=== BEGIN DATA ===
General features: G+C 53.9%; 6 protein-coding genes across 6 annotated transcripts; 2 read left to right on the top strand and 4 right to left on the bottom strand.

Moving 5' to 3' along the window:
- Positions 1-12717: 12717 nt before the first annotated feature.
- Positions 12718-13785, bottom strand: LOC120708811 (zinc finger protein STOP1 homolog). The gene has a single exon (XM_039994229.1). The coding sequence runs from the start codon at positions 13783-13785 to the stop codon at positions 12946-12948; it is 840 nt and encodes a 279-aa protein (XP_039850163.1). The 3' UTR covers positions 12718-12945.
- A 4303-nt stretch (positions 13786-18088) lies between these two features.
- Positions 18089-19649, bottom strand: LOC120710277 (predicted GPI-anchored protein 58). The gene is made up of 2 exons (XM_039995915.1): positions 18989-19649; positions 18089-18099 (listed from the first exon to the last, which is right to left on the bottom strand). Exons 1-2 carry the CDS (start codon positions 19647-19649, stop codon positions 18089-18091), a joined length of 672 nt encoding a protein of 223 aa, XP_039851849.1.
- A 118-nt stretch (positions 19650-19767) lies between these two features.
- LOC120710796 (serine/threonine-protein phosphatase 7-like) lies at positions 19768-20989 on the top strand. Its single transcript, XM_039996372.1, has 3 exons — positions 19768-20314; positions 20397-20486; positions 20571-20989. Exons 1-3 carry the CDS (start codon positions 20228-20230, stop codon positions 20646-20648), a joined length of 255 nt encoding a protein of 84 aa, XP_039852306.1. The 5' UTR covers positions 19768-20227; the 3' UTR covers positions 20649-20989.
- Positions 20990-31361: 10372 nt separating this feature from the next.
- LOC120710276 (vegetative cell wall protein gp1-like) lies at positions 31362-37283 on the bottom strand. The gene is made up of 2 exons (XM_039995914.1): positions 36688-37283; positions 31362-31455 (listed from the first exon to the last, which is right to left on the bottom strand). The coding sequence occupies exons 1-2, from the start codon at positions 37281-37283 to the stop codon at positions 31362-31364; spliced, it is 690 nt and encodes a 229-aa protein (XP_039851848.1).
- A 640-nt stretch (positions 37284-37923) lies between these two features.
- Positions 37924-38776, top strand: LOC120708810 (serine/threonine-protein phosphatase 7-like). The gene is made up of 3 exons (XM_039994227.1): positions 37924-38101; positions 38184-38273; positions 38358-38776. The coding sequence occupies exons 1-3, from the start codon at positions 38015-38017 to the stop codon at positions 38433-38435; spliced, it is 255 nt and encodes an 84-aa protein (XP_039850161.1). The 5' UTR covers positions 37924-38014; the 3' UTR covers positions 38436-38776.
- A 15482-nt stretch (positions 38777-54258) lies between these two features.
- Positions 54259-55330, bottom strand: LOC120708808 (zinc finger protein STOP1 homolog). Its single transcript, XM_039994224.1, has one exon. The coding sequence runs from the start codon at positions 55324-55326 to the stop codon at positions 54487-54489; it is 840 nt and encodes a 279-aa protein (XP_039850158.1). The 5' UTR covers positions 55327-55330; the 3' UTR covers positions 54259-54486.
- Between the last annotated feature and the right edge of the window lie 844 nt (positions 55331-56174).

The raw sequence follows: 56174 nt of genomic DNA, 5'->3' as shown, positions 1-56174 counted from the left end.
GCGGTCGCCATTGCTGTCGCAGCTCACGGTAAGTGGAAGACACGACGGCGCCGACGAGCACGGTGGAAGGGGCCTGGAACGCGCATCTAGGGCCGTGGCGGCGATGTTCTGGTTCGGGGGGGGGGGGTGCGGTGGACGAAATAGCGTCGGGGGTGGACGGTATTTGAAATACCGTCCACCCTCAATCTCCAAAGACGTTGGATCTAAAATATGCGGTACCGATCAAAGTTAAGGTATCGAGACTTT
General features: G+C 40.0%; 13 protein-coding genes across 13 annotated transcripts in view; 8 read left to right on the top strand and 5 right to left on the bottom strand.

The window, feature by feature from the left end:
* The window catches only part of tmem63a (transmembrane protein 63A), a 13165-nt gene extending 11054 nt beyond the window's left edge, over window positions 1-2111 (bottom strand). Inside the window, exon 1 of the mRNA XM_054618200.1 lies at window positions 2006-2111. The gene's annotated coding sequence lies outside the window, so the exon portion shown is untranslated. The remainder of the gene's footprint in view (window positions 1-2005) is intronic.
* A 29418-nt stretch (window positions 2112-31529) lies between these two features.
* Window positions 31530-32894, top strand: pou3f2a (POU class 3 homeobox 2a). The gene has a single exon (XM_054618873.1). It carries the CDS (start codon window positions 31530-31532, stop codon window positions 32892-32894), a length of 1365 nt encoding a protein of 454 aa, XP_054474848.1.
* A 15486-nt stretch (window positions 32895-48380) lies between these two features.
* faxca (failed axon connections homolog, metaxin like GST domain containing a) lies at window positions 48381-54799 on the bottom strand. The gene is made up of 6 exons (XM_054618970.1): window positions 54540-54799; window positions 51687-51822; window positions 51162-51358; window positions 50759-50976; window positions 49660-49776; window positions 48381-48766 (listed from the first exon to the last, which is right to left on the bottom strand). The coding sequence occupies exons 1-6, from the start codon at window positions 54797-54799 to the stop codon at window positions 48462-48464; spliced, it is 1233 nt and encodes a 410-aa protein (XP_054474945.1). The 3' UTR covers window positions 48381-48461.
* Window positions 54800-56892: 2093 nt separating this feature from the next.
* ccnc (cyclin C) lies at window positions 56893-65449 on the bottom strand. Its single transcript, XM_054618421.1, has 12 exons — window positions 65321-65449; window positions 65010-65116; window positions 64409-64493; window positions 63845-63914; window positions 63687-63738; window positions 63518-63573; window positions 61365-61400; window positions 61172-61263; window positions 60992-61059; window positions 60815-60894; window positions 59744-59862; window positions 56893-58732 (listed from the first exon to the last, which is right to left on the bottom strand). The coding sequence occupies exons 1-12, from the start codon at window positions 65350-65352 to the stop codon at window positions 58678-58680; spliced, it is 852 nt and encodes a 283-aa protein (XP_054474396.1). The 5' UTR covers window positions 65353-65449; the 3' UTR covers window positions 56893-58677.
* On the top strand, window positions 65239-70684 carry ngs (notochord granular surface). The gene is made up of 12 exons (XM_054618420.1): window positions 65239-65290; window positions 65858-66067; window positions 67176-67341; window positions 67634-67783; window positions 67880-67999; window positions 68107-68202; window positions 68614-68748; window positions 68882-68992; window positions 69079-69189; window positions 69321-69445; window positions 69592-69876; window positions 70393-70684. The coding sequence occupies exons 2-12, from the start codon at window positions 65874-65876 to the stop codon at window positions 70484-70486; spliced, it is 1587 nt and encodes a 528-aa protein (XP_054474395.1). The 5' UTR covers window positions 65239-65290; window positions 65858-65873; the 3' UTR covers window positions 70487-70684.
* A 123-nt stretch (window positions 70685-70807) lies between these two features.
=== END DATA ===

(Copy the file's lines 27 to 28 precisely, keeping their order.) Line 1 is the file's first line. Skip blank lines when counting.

* On the top strand, window positions 65239-70684 carry ngs (notochord granular surface). The gene is made up of 12 exons (XM_054618420.1): window positions 65239-65290; window positions 65858-66067; window positions 67176-67341; window positions 67634-67783; window positions 67880-67999; window positions 68107-68202; window positions 68614-68748; window positions 68882-68992; window positions 69079-69189; window positions 69321-69445; window positions 69592-69876; window positions 70393-70684. The coding sequence occupies exons 2-12, from the start codon at window positions 65874-65876 to the stop codon at window positions 70484-70486; spliced, it is 1587 nt and encodes a 528-aa protein (XP_054474395.1). The 5' UTR covers window positions 65239-65290; window positions 65858-65873; the 3' UTR covers window positions 70487-70684.
* A 123-nt stretch (window positions 70685-70807) lies between these two features.